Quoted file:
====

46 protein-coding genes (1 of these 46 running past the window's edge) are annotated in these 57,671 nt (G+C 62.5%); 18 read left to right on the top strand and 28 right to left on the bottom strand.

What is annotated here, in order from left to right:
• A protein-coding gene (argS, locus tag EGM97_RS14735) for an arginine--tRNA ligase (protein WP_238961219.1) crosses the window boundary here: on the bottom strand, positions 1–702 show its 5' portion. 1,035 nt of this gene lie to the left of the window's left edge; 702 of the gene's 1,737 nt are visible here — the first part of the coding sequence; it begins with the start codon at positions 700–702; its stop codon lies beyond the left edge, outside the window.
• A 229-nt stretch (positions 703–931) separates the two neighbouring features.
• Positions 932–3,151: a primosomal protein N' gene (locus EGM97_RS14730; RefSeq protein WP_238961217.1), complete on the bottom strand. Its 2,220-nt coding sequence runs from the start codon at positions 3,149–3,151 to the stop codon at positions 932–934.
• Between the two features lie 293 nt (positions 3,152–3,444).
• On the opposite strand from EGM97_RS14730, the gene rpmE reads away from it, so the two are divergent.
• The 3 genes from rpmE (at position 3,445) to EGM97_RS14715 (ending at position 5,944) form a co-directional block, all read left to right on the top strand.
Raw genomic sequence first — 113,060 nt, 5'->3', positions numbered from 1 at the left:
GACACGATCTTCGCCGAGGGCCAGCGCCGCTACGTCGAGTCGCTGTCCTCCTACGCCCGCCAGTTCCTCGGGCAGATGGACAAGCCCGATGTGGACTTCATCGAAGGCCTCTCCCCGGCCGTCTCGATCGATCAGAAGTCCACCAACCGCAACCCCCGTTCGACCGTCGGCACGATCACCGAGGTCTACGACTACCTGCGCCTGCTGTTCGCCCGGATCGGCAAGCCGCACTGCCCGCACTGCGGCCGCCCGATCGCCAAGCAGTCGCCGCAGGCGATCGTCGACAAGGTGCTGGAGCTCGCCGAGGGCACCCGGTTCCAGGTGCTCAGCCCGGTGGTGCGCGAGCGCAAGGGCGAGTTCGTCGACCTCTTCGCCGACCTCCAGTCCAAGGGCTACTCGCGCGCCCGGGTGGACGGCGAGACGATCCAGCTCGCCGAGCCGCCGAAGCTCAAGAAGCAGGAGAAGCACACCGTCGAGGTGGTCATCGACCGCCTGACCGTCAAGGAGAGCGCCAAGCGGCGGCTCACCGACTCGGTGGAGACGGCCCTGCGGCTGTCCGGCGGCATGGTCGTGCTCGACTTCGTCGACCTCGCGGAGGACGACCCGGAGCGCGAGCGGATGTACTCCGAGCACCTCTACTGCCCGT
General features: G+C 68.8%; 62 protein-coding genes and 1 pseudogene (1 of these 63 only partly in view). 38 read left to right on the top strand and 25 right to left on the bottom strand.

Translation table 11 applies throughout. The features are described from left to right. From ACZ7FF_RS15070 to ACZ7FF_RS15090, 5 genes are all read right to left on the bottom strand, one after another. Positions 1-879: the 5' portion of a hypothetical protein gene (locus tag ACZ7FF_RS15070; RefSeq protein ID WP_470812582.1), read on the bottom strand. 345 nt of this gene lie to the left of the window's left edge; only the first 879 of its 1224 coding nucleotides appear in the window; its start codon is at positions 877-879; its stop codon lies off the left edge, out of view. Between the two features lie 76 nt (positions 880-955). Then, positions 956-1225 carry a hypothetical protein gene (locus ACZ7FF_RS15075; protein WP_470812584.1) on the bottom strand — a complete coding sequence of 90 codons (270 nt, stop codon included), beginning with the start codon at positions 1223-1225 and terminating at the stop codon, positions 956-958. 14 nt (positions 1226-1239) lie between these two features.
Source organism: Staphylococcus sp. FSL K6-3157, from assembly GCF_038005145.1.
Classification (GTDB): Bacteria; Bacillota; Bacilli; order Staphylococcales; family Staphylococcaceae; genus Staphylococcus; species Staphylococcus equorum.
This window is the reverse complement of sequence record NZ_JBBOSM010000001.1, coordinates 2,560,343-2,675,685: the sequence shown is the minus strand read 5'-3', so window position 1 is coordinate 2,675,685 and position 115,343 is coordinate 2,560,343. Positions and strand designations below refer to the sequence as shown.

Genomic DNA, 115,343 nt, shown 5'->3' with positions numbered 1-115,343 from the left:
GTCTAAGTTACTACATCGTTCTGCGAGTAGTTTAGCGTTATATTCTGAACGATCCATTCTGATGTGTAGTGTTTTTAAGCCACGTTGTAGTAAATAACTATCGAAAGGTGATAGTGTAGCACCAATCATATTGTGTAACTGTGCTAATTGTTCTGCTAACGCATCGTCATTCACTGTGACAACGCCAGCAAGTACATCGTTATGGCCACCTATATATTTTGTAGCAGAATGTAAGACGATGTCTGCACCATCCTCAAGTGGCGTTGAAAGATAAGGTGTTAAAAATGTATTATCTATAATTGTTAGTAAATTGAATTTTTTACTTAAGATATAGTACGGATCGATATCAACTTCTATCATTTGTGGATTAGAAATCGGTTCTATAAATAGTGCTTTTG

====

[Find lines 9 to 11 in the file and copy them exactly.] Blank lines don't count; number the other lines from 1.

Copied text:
Raw genomic sequence first — 113,060 nt, 5'->3', positions numbered from 1 at the left:
GACACGATCTTCGCCGAGGGCCAGCGCCGCTACGTCGAGTCGCTGTCCTCCTACGCCCGCCAGTTCCTCGGGCAGATGGACAAGCCCGATGTGGACTTCATCGAAGGCCTCTCCCCGGCCGTCTCGATCGATCAGAAGTCCACCAACCGCAACCCCCGTTCGACCGTCGGCACGATCACCGAGGTCTACGACTACCTGCGCCTGCTGTTCGCCCGGATCGGCAAGCCGCACTGCCCGCACTGCGGCCGCCCGATCGCCAAGCAGTCGCCGCAGGCGATCGTCGACAAGGTGCTGGAGCTCGCCGAGGGCACCCGGTTCCAGGTGCTCAGCCCGGTGGTGCGCGAGCGCAAGGGCGAGTTCGTCGACCTCTTCGCCGACCTCCAGTCCAAGGGCTACTCGCGCGCCCGGGTGGACGGCGAGACGATCCAGCTCGCCGAGCCGCCGAAGCTCAAGAAGCAGGAGAAGCACACCGTCGAGGTGGTCATCGACCGCCTGACCGTCAAGGAGAGCGCCAAGCGGCGGCTCACCGACTCGGTGGAGACGGCCCTGCGGCTGTCCGGCGGCATGGTCGTGCTCGACTTCGTCGACCTCGCGGAGGACGACCCGGAGCGCGAGCGGATGTACTCCGAGCACCTCTACTGCCCGT
General features: G+C 68.8%; 62 protein-coding genes and 1 pseudogene (1 of these 63 only partly in view). 38 read left to right on the top strand and 25 right to left on the bottom strand.